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This year's observance of International Literacy Day highlights the central role of literacy in the empowerment of women. Literacy transforms the lives of women, their families, communities and societies. Literate women are more likely to send their children, especially their girls, to school. By acquiring literacy, women become more economically self-reliant and more actively engaged in their country's social, political and cultural life. All evidence shows that investment in literacy for women yields high development dividends.
A new publication from the United Nations shows that 20 per cent of the world's young people experience a mentalhealth condition each year. The risks are especially great as they transition from childhood to adulthood. Stigma and shame often compound the problem, preventing them from seeking the support they need.For this year's observance of International Youth Day, the United Nations wants to help lift the veil that keeps young people locked in a chamberof isolation and silence. The barriers can be overwhelming, particularly in countries where the issue of mentalhealth is ignored and there is a lack of investment in…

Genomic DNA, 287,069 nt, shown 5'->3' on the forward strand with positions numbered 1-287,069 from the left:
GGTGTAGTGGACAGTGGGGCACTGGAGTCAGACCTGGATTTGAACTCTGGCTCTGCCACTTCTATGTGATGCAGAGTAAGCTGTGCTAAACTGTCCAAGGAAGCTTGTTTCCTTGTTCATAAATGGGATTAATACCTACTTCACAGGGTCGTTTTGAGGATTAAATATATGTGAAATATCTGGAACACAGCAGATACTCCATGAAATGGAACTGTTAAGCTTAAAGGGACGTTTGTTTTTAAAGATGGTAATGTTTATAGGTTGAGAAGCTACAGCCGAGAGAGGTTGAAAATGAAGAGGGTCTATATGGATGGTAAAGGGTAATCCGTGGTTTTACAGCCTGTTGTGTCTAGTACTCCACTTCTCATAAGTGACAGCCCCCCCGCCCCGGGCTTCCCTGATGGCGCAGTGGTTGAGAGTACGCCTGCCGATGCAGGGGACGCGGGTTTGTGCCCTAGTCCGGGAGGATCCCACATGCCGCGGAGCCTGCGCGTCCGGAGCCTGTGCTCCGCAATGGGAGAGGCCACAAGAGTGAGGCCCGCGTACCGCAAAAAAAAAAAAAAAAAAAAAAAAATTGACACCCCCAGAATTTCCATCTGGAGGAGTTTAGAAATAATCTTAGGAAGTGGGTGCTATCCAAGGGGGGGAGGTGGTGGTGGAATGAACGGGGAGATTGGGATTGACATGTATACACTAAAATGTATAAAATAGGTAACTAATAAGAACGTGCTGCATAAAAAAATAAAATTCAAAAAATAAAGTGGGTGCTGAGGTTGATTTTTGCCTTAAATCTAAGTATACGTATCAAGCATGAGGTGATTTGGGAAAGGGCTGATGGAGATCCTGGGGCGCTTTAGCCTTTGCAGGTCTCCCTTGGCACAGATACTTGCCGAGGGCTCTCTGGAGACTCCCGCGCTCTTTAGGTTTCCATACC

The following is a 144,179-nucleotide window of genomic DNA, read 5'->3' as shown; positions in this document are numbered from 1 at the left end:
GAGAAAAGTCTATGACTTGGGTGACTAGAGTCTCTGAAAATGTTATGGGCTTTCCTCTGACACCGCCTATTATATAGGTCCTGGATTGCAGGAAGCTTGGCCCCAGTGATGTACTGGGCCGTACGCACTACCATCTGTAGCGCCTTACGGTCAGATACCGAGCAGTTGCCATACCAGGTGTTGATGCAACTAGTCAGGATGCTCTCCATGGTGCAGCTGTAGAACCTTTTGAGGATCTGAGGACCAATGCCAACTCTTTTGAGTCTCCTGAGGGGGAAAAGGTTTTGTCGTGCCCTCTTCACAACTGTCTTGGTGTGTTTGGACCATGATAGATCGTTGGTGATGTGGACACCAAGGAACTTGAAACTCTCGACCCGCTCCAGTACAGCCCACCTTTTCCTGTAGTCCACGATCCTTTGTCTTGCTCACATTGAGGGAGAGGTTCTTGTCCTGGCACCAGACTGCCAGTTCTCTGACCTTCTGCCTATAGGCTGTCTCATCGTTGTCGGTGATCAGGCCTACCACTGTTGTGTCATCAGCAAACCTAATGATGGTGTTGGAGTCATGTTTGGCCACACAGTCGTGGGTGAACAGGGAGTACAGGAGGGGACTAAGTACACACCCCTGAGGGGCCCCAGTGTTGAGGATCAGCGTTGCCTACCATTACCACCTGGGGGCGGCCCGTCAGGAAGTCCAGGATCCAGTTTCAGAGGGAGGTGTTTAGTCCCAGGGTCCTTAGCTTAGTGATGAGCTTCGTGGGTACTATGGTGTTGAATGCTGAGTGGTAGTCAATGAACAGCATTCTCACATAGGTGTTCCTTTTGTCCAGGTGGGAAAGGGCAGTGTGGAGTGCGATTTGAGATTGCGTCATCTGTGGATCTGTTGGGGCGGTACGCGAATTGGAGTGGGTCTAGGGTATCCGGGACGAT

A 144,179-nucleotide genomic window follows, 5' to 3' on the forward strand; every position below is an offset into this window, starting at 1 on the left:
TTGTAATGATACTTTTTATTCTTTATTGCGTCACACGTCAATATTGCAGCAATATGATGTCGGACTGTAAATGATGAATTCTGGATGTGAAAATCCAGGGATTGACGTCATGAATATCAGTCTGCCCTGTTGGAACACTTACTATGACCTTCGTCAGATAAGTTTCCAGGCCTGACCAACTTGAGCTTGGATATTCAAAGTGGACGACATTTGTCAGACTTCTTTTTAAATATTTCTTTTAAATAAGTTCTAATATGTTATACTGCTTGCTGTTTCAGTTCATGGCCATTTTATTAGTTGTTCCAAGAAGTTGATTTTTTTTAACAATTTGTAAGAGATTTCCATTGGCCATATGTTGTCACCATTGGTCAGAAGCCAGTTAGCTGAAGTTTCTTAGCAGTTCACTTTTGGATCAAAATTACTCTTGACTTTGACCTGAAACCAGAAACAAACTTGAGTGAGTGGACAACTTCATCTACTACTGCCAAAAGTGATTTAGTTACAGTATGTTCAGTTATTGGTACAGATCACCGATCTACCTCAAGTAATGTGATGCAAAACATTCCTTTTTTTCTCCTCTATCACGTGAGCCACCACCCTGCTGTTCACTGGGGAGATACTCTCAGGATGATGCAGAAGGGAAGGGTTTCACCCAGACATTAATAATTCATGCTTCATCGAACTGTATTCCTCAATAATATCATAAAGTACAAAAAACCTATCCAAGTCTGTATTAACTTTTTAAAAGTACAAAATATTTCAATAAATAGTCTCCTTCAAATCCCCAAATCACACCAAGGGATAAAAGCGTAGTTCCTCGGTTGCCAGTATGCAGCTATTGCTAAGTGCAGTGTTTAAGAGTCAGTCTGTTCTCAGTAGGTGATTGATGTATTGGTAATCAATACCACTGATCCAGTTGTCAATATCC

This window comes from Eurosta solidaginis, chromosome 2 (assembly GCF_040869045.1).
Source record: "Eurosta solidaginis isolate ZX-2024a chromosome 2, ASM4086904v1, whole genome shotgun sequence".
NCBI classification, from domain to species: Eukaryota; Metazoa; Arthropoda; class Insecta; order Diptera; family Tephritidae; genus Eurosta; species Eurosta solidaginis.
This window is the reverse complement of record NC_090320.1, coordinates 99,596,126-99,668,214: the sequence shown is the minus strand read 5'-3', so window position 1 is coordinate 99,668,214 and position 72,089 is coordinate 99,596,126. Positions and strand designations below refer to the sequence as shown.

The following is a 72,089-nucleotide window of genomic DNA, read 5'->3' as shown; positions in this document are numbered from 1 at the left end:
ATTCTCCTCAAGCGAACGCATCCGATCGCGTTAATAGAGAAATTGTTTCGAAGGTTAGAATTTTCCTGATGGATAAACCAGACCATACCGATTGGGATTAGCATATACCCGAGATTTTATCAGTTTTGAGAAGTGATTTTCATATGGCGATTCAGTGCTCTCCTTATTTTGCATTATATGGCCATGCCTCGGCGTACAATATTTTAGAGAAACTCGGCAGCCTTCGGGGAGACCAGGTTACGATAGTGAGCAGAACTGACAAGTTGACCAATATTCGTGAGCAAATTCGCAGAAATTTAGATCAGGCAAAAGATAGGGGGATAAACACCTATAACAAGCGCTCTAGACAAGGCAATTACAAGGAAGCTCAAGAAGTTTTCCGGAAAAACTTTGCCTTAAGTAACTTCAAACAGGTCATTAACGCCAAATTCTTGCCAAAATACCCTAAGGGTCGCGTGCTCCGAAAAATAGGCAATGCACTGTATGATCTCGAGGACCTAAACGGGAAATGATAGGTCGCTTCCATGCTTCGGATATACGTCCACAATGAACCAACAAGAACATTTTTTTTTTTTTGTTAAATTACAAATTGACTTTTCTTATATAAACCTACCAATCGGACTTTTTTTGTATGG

This year’s International Day of the World’s Indigenous Peoples comes at a critical moment as the world endeavours to meet the Millennium Development Goals, forge a new vision for sustainable development and prepare the groundwork for the adoption of a new legal climate agreement – all by 2015. Indigenous peoples have a central interest in these objectives – and can act as powerful agents of progress. In order for them to contribute to our common future, we must secure their rights.